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Posts Tagged ‘1670’

Cat On A Hot Tin Roof

Posted by Admin on August 9, 2013

If someone says you’re like a cat on a hot tin roof, it would seem that you can’t keep still. You’re restless. Imagine for a moment, if you will, what it might be like if you were actually a cat who was literally trying to walk about on a hot tin roof. You wouldn’t be still for very long and you’d probably be pretty jumpy about being up there in the first place.

Back in 1955, Tennessee Williams wrote a play by that name that went on to win the Pulitzer Prize for Drama that year. Its success was in part due to the play’s theme which dealt with how complicated the rules of social conduct were in the Southern U.S. at the time. But was the expression something Tennessee Williams came up with for the play or did it exist long before Tennessee Williams put pen to paper?

The idiom cat on a hot tin roof is actually based on the earlier version cat on hot bricks which means exactly the same thing.

NOTE:  Before continuing, note that the version using hot bricks is still in use today as evidenced by the news story by 3News out of New Zealand published on November 27, 2011 and entitled, “Joyce A Cat On Hot Bricks Before Election.”

On December 1, 1933 the New York Times published an article entitled,”Britain Is Assured On Our Money Plan: We Are As Safe From Unbridled Inflation As Are The British” The story was about Ambassador Robert W. Bingham who gave a speech (at the American Society in London) defending President Roosevelt’s monetary policies. Keep in mind that 1933 was right in the middle of the Great Depression that continue up until the outbreak of World War II, and so money matters — for individuals, for companies, and for governments — were a reason for being restless. The news story made use of the idiom in this way:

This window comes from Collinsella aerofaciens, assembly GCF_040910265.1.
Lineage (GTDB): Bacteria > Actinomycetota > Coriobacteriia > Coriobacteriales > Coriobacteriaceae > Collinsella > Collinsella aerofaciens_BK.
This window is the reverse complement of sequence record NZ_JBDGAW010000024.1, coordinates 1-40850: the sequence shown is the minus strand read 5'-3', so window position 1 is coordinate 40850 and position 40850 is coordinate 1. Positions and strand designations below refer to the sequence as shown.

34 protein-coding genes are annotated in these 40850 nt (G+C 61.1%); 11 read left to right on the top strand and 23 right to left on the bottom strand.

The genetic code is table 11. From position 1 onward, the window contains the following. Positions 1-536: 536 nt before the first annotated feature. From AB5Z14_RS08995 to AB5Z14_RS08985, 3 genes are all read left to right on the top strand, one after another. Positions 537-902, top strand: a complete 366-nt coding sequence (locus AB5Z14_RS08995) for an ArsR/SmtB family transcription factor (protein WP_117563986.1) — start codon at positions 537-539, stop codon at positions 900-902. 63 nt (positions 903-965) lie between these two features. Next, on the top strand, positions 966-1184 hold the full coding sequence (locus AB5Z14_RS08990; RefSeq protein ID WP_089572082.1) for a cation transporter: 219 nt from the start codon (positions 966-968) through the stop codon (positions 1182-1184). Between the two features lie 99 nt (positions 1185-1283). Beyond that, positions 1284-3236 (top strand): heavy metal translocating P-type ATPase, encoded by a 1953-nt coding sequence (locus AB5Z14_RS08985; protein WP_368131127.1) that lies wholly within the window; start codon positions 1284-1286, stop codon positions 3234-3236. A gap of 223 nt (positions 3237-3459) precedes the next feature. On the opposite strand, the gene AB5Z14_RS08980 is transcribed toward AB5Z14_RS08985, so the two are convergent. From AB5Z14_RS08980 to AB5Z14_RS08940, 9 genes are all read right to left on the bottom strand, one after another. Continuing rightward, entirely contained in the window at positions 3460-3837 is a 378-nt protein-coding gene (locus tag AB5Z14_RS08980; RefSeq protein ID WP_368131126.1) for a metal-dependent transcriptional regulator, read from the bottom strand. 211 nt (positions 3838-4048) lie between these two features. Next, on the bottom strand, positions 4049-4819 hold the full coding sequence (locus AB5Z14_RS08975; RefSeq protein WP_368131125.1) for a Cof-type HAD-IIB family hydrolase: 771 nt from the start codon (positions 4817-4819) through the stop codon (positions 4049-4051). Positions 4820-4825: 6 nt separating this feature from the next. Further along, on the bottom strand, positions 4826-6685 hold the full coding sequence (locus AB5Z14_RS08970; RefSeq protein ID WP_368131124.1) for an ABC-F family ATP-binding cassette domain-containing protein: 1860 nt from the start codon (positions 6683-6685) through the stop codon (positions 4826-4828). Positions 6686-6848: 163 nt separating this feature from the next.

… exchange fluctuations to the benefit of everybody concerned and contrasts this with the dollar, “which jumped about like a cat on hot bricks. …

The Philadelphia Record edition of June 10, 1894 provided a description of British Prime Minister (5 March 1894 to 22 June 1895), Archibald Philip Primrose — the 5th Earl of Rosebery and 1st Earl of Midlothiany –that was in drastic contrast to the calm and collected demeanor that was expected of Lords. In fact, the description was one that the reporter described as “intensely agitated.” The article was entitled, “Hounding A Premier: He Went Wild Over The Derby.” Of course, that Lord Rosebery was the owner of the Derby winner that year certainly explains the behavior which doesn’t seem so outrageous in today’s terms.

“His Lordship could not keep still in his box, and hopped about from paddock to ring like a cat on hot bricks; Prime Ministerial dignity was not his forte just then. At that part of the race when Matchbox appeared to have the measure, his face moved convulsively. When his horse had passed the winning post, the Premier took off his hat, waved it wildly three times around his head in a dazed kind of manner, and then dashed onto the course to lead the favorite in.”

That being said, however, tin roofs were used in America at the turn of the 1800s when the Pennsylvania Statehouse — better known as Independence Hall — in Philadelphia was finished with tin shingles. Even Thomas Jefferson, who commissioned a study on tin shingle roofs, felt compelled to have tin shingles used when roofing Monticello. But the tin roof was most popular in America between 1860 and 1920.   It’s safe to say that Tennessee Williams didn’t coin the phrase, and picked it up in conversation.

Of course, before either cat on a hot tin roof or cat on hot bricks was in vogue, the idiom was to be a cat on a hot bakestone, which was found in Rev. E. Cobham Brewer’s “Dictionary of Phrase and Fable” published in 1894, where idiom was explained as meaning a person was “in a great hurry to get away.” It further explained that the bake-stone in the north (of a house) was a large stone on which bread and oat-cakes were baked.

When English naturalist, John Ray also known as John Wray (29 November 1627 – 17 January 1705) wrote his “Collection of English Proverbs” in 1670 which included the expression using the hot bake-stone reference. In fact, he recorded it as “to go like a cat upon a hot bake-stone.” And so, we know from this that the idiom dates back to before the publication of John Ray’s book since it’s included as a proverb.

It’s also cited as a Yorkshire proverb in literature of the day, along with the idiom, “as nimble as a cat on a haite backstane” which dates back to the 14th century.  At that point, the trail went cold. Idiomation feels that since it was a proverb in the 14th century that it most likely dates back to at least the beginning of the 14th century, and if it’s possible to trace it back to an earlier date, please feel free to add your comments and where you gathered the information.

Posted in Idioms from the 14th Century | Tagged: , , , , , , , , , , , , , , , , , , , , , | Leave a Comment »

Ins and Outs